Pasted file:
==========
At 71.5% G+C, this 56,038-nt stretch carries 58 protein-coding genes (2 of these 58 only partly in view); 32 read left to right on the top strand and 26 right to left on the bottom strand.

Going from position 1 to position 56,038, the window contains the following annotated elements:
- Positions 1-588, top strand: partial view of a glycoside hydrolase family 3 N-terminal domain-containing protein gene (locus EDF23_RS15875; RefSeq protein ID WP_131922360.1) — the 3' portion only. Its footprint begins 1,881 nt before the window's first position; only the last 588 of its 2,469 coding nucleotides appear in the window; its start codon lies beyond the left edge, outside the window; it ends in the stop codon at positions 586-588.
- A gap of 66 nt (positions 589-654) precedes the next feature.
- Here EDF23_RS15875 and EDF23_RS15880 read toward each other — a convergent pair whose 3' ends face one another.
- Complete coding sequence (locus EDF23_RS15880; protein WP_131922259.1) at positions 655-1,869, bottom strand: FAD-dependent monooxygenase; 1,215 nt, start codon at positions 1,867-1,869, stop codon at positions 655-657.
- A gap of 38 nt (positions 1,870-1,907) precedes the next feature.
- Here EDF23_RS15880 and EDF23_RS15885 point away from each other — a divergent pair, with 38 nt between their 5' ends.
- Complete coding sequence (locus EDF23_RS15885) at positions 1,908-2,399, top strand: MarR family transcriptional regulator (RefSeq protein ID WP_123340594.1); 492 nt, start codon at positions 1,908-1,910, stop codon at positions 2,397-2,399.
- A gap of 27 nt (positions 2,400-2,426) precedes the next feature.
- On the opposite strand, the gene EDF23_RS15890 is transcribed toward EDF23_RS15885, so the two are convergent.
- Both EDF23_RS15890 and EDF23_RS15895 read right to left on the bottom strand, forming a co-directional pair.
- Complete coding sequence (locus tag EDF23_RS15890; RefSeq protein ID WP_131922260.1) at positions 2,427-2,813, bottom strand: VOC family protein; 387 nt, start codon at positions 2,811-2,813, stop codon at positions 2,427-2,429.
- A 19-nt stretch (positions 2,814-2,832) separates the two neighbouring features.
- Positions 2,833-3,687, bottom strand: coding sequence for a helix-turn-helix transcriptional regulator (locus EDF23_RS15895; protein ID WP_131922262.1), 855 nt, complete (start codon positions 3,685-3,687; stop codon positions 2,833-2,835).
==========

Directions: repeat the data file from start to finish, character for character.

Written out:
At 71.5% G+C, this 56,038-nt stretch carries 58 protein-coding genes (2 of these 58 only partly in view); 32 read left to right on the top strand and 26 right to left on the bottom strand.

Going from position 1 to position 56,038, the window contains the following annotated elements:
- Positions 1-588, top strand: partial view of a glycoside hydrolase family 3 N-terminal domain-containing protein gene (locus EDF23_RS15875; RefSeq protein ID WP_131922360.1) — the 3' portion only. Its footprint begins 1,881 nt before the window's first position; only the last 588 of its 2,469 coding nucleotides appear in the window; its start codon lies beyond the left edge, outside the window; it ends in the stop codon at positions 586-588.
- A gap of 66 nt (positions 589-654) precedes the next feature.
- Here EDF23_RS15875 and EDF23_RS15880 read toward each other — a convergent pair whose 3' ends face one another.
- Complete coding sequence (locus EDF23_RS15880; protein WP_131922259.1) at positions 655-1,869, bottom strand: FAD-dependent monooxygenase; 1,215 nt, start codon at positions 1,867-1,869, stop codon at positions 655-657.
- A gap of 38 nt (positions 1,870-1,907) precedes the next feature.
- Here EDF23_RS15880 and EDF23_RS15885 point away from each other — a divergent pair, with 38 nt between their 5' ends.
- Complete coding sequence (locus EDF23_RS15885) at positions 1,908-2,399, top strand: MarR family transcriptional regulator (RefSeq protein ID WP_123340594.1); 492 nt, start codon at positions 1,908-1,910, stop codon at positions 2,397-2,399.
- A gap of 27 nt (positions 2,400-2,426) precedes the next feature.
- On the opposite strand, the gene EDF23_RS15890 is transcribed toward EDF23_RS15885, so the two are convergent.
- Both EDF23_RS15890 and EDF23_RS15895 read right to left on the bottom strand, forming a co-directional pair.
- Complete coding sequence (locus tag EDF23_RS15890; RefSeq protein ID WP_131922260.1) at positions 2,427-2,813, bottom strand: VOC family protein; 387 nt, start codon at positions 2,811-2,813, stop codon at positions 2,427-2,429.
- A 19-nt stretch (positions 2,814-2,832) separates the two neighbouring features.
- Positions 2,833-3,687, bottom strand: coding sequence for a helix-turn-helix transcriptional regulator (locus EDF23_RS15895; protein ID WP_131922262.1), 855 nt, complete (start codon positions 3,685-3,687; stop codon positions 2,833-2,835).